Purpose: Metabolomics is a new, rapidly expanding field dedicated to the global study of metabolites in biological systems. In this article metabolomics is applied to find urinary biomarkers for breast and ovarian cancer.
Experimental Design: Urine samples were collected from early- and late-stage breast and ovarian cancer patients during presurgical examinations and randomly from females with no known cancer. After quantitatively measuring a set of metabolites using nuclear magnetic resonance spectroscopy, both univariate and multivariate statistical analyses were employed to determine significant differences.
Results: Metabolic phenotypes of breast and ovarian cancers in comparison with normal urine and with each other revealed significance at Bonferroni-corrected significance levels resulting in unique metabolite patterns for breast and ovarian cancer. Intermediates of the tricarboxylic acid cycle and metabolites relating to energy metabolism, amino acids, and gut microbial metabolism were perturbed.
Conclusions: The results presented here illustrate that urinary metabolomics may be useful for detecting early-stage breast and ovarian cancer. Clin Cancer Res; 16(23); 5835–41. ©2010 AACR.
Breast and ovarian cancer are 2 common cancers that represent a significant disease burden. If detected at an early stage, 5-year survival approaches 100% for breast and 90% for ovarian cancer. Late-stage disease survival is low. Although breast mammography has been used for decades for detecting breast cancer, its sensitivity remains low, particularly in women with dense breast tissue. Furthermore, there is no screen for ovarian cancer. There is a need for novel markers that can help diagnose breast and ovarian cancer at an early stage and allow treatment response to be monitored. This work represents a significant step forward in defining a novel noninvasive cancer screen for ovarian and breast cancer. Once validated in a prospective fashion in a larger sample set, the biomarker profiles described here will represent a breakthrough in clinical screening and rapid detection of early-stage breast and ovarian cancers.
Currently, there are no available tests for the general screening of epithelial ovarian cancer (EOC). Although EOC accounts for 3% of cancers in women, it is the leading cause of death from gynecologic cancer and the fifth leading cause of all cancer-related deaths among women (National Cancer Institute, http://www.cancer.gov). Because early-stage EOC is usually asymptomatic, more than two thirds of cases are diagnosed with advanced (FIGO stage III/IV) disease, where the tumor has spread within and outside the abdomen. Until we have reliable and appropriate methods to screen and diagnose early EOC, the majority of patients will continue to present with advanced disease. Despite improvements in multimodality treatment, the 5-year overall survival (OS) for advanced ovarian cancer is only 20% to 30% (National Cancer Institute, http://www.cancer.gov). However, for stage I ovarian cancer, 5-year survival rates are more than 90% (National Cancer Institute, http://www.cancer.gov). Thus, a screening method that facilitates early diagnosis would be advantageous. It used to be recommended that individuals at high risk of having ovarian cancer obtain an endovaginal ultrasound together with a CA-125 test every 6 months. However, because of the low sensitivity of these tests (1), they are no longer recommended.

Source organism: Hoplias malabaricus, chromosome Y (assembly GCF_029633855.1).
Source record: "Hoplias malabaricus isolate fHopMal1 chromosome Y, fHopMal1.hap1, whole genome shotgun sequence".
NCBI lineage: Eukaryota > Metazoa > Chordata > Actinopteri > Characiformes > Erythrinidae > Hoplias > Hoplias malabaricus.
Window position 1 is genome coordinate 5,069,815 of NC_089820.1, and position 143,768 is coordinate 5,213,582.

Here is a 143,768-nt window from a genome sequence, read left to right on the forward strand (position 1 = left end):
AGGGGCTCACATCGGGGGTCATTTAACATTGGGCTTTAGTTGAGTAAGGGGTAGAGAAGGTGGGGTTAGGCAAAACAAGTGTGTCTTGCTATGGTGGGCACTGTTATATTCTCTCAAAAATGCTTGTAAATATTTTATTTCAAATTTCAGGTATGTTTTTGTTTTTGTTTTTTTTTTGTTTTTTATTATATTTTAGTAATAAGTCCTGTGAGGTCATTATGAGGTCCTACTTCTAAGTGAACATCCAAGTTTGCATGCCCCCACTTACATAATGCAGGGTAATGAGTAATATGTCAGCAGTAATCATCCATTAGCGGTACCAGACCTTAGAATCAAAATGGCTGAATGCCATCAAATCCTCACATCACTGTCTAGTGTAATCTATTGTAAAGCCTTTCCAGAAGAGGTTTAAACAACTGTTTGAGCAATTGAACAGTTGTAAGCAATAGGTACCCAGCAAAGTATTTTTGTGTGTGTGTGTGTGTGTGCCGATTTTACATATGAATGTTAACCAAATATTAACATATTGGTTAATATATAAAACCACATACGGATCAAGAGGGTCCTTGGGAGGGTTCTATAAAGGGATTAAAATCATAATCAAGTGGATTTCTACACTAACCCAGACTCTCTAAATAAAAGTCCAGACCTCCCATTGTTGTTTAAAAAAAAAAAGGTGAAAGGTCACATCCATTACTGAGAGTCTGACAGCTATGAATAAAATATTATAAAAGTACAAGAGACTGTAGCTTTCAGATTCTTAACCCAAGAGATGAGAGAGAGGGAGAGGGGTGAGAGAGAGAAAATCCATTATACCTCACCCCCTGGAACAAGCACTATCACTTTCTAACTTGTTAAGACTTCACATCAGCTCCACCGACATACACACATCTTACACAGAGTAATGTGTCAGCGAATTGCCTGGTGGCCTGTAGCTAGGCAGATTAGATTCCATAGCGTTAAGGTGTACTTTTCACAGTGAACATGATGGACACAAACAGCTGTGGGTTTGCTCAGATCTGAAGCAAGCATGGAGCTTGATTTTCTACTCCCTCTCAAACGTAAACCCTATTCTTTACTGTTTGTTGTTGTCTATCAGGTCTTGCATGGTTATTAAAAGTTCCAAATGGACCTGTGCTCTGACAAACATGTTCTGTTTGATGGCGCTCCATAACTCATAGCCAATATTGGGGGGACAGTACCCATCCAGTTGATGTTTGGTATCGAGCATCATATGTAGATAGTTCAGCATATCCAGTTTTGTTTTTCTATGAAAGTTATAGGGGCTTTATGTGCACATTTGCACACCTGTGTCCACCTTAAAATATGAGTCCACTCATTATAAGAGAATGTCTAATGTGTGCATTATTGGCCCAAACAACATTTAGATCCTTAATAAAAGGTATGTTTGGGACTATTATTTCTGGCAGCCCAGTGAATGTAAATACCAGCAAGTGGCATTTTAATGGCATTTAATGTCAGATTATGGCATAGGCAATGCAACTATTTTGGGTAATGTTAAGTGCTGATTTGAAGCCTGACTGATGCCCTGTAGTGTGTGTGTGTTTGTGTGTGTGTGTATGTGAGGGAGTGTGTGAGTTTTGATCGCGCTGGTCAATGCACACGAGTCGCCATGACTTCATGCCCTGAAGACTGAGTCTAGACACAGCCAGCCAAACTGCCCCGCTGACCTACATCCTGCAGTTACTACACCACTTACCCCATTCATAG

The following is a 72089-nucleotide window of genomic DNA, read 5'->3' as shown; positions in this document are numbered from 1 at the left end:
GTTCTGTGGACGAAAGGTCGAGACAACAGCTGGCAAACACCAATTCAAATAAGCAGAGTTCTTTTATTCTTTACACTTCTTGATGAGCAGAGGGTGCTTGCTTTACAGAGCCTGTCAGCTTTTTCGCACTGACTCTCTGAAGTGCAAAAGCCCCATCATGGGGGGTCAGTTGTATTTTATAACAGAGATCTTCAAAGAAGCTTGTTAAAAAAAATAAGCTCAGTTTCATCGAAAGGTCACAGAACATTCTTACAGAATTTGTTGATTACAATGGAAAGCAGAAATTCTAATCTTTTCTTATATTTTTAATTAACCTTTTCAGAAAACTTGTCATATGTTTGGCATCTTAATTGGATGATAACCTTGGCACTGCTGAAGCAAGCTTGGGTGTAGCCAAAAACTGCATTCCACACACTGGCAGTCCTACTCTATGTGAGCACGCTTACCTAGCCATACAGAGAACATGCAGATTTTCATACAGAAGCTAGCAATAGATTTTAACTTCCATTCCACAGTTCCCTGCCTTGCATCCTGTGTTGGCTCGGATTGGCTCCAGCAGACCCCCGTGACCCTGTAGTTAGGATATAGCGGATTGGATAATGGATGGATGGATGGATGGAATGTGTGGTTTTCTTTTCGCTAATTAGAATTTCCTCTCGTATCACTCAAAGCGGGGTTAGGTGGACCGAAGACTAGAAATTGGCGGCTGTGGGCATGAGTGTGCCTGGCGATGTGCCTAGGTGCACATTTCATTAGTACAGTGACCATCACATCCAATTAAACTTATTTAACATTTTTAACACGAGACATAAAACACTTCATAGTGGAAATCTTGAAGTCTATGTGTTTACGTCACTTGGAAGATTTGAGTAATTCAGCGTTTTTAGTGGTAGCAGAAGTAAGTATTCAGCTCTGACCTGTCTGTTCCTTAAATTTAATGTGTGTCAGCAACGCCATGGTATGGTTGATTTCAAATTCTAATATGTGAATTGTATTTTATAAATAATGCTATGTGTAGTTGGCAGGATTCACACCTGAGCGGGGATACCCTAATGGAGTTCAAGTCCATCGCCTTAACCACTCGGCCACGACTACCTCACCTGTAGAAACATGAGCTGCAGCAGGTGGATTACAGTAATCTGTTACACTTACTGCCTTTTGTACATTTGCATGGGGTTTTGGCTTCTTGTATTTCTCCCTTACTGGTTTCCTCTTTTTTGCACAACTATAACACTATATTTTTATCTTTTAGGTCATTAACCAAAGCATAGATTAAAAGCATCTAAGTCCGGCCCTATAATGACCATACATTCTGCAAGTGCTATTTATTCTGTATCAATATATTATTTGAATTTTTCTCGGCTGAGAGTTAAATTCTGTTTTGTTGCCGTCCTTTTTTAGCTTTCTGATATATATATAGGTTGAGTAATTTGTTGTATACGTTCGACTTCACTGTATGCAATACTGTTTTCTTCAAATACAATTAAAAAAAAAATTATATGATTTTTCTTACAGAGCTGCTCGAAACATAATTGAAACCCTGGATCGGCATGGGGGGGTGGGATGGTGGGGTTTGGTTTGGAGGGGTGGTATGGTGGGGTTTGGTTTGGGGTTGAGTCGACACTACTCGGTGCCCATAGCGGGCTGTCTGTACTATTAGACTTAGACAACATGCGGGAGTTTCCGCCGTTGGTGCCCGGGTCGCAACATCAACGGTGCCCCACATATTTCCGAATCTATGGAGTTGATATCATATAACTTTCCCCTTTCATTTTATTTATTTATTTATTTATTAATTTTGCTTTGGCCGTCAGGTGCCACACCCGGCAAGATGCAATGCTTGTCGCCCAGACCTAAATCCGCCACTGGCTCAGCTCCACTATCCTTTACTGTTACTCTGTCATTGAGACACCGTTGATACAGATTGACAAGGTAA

For breast cancer, which has a higher incidence (1 in 8 versus 1 in 71 for EOC; National Cancer Institute, http://www.cancer.gov), screening mammography is considered the gold standard for early detection; however, the sensitivity of this test is between 54% and 77% depending on the type of mammography (2). Furthermore, mammography is uncomfortable for many patients and exposes them to radiation. As a result, many women do not obtain yearly mammograms. There is a need to find a general screening test for all cancers that would ideally be noninvasive and have high sensitivity and specificity.
Measuring small-molecule metabolites has essentially been the cornerstone of clinical chemistry, and indeed clinical practice, for more than 1,000 years. Monitoring of blood or urine for glucose and creatinine continues to be an integral part of diagnostic tests run today. Although these 1- or 2- component chemical tests provide a quick and inexpensive way to monitor health, what distinguishes metabolomics from clinical chemistry is that metabolomics measures tens to hundreds and potentially thousands of metabolites at once rather than just 1 or 2.